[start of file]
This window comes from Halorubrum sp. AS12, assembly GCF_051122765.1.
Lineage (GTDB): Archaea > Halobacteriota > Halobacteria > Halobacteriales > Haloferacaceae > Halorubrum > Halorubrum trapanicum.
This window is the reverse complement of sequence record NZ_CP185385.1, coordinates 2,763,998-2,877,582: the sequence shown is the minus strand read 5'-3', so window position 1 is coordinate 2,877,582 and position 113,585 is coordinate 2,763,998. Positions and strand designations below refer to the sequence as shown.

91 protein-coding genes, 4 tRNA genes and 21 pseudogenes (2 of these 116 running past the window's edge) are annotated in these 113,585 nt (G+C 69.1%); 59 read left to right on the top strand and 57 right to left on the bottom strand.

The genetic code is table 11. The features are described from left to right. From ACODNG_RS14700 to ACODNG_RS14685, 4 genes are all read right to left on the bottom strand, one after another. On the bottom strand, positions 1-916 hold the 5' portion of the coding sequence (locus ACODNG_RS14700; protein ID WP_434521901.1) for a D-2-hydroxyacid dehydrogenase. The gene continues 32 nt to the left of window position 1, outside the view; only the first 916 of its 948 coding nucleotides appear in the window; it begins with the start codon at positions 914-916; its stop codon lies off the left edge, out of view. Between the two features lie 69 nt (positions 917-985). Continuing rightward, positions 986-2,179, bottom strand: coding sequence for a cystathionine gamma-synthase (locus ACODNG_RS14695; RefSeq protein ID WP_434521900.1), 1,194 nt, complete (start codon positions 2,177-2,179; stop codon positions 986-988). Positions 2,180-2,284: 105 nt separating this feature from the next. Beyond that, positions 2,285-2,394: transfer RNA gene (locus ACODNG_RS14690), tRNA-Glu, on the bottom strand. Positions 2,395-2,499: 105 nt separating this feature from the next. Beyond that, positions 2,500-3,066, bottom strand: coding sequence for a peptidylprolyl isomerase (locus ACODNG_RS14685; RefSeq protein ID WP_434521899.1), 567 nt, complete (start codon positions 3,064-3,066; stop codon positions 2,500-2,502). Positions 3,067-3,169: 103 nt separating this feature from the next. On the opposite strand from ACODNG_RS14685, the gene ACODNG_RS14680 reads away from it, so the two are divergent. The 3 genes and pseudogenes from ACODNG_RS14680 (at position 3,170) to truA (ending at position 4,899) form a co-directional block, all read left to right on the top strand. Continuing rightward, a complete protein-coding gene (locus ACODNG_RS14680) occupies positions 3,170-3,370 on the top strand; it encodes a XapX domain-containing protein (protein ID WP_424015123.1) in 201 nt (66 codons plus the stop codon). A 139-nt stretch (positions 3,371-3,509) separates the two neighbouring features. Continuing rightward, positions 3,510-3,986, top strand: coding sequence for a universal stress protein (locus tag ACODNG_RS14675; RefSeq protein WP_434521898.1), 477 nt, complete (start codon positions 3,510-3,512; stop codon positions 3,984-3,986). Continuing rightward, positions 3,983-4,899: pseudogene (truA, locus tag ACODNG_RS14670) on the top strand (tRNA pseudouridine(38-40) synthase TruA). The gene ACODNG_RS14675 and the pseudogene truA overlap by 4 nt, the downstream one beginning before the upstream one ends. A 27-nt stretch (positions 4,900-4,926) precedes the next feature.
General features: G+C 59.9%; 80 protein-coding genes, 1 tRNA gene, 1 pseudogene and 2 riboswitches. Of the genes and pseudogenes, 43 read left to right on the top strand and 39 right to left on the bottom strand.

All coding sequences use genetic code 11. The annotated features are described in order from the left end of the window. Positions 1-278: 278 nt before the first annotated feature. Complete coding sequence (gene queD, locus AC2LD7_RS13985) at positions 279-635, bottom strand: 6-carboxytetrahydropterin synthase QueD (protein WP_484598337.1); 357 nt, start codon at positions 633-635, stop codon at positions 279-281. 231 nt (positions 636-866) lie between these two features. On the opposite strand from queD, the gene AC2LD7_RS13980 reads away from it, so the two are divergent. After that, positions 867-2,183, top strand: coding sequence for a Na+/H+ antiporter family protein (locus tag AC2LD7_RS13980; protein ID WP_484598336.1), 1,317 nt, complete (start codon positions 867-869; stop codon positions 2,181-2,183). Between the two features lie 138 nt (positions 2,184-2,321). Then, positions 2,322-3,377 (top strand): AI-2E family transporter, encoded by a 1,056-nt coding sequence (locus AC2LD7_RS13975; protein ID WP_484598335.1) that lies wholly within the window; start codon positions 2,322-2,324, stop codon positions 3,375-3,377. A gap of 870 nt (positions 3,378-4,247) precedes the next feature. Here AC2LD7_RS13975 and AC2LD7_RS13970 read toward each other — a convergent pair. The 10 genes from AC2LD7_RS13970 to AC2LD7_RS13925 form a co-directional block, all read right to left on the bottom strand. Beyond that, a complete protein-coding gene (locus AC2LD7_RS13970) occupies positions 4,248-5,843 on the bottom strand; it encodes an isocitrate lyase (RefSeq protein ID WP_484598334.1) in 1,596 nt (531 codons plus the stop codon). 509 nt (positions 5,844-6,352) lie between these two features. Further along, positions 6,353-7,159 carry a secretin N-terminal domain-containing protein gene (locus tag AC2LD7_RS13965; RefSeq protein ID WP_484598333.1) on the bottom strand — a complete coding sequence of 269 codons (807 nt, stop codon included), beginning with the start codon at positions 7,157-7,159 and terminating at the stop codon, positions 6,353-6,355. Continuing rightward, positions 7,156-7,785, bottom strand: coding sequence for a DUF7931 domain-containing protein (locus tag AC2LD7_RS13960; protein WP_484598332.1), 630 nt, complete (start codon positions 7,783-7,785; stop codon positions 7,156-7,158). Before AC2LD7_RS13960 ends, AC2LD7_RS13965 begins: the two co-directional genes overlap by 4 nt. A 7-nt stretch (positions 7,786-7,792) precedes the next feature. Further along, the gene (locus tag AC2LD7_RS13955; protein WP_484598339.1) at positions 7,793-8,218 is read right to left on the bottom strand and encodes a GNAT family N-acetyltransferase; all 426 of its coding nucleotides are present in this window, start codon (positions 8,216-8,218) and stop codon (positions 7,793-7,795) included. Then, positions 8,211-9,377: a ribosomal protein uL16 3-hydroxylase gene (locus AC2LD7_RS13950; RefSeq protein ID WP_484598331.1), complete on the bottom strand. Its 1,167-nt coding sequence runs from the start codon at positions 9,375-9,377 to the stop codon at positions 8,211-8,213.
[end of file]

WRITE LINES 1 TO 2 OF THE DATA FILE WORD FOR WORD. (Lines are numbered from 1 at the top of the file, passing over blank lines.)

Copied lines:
This window comes from Halorubrum sp. AS12, assembly GCF_051122765.1.
Lineage (GTDB): Archaea > Halobacteriota > Halobacteria > Halobacteriales > Haloferacaceae > Halorubrum > Halorubrum trapanicum.